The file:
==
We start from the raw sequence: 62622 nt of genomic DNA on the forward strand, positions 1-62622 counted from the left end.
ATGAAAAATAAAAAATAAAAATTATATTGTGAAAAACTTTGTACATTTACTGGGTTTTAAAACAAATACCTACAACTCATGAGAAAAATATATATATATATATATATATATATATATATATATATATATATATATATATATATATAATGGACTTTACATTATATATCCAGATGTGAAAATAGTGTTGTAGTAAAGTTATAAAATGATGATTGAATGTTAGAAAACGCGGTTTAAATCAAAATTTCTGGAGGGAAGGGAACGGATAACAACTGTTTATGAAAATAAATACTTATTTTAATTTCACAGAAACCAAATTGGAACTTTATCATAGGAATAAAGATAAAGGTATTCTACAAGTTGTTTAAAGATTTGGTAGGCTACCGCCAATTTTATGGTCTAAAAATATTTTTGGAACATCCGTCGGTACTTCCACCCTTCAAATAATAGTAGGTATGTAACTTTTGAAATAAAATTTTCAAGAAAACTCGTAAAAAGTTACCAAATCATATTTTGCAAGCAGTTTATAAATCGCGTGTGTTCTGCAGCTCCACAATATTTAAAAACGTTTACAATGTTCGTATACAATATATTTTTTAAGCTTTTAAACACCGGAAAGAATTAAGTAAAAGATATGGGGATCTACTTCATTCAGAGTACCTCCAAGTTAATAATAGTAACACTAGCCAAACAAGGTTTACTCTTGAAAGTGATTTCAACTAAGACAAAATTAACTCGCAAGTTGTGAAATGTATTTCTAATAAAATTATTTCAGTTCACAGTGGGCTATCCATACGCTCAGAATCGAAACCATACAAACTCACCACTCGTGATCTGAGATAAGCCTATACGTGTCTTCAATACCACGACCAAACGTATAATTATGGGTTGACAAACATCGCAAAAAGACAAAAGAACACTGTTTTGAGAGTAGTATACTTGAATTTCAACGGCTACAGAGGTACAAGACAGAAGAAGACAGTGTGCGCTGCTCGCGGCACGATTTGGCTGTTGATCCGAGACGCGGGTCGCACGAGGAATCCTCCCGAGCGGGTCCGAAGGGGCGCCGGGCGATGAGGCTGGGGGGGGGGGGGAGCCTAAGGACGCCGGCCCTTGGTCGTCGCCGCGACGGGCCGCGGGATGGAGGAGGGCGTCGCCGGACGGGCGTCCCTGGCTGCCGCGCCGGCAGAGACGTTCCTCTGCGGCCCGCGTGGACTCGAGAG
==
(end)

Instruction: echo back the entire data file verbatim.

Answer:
We start from the raw sequence: 62622 nt of genomic DNA on the forward strand, positions 1-62622 counted from the left end.
ATGAAAAATAAAAAATAAAAATTATATTGTGAAAAACTTTGTACATTTACTGGGTTTTAAAACAAATACCTACAACTCATGAGAAAAATATATATATATATATATATATATATATATATATATATATATATATATATATATATATAATGGACTTTACATTATATATCCAGATGTGAAAATAGTGTTGTAGTAAAGTTATAAAATGATGATTGAATGTTAGAAAACGCGGTTTAAATCAAAATTTCTGGAGGGAAGGGAACGGATAACAACTGTTTATGAAAATAAATACTTATTTTAATTTCACAGAAACCAAATTGGAACTTTATCATAGGAATAAAGATAAAGGTATTCTACAAGTTGTTTAAAGATTTGGTAGGCTACCGCCAATTTTATGGTCTAAAAATATTTTTGGAACATCCGTCGGTACTTCCACCCTTCAAATAATAGTAGGTATGTAACTTTTGAAATAAAATTTTCAAGAAAACTCGTAAAAAGTTACCAAATCATATTTTGCAAGCAGTTTATAAATCGCGTGTGTTCTGCAGCTCCACAATATTTAAAAACGTTTACAATGTTCGTATACAATATATTTTTTAAGCTTTTAAACACCGGAAAGAATTAAGTAAAAGATATGGGGATCTACTTCATTCAGAGTACCTCCAAGTTAATAATAGTAACACTAGCCAAACAAGGTTTACTCTTGAAAGTGATTTCAACTAAGACAAAATTAACTCGCAAGTTGTGAAATGTATTTCTAATAAAATTATTTCAGTTCACAGTGGGCTATCCATACGCTCAGAATCGAAACCATACAAACTCACCACTCGTGATCTGAGATAAGCCTATACGTGTCTTCAATACCACGACCAAACGTATAATTATGGGTTGACAAACATCGCAAAAAGACAAAAGAACACTGTTTTGAGAGTAGTATACTTGAATTTCAACGGCTACAGAGGTACAAGACAGAAGAAGACAGTGTGCGCTGCTCGCGGCACGATTTGGCTGTTGATCCGAGACGCGGGTCGCACGAGGAATCCTCCCGAGCGGGTCCGAAGGGGCGCCGGGCGATGAGGCTGGGGGGGGGGGGGAGCCTAAGGACGCCGGCCCTTGGTCGTCGCCGCGACGGGCCGCGGGATGGAGGAGGGCGTCGCCGGACGGGCGTCCCTGGCTGCCGCGCCGGCAGAGACGTTCCTCTGCGGCCCGCGTGGACTCGAGAG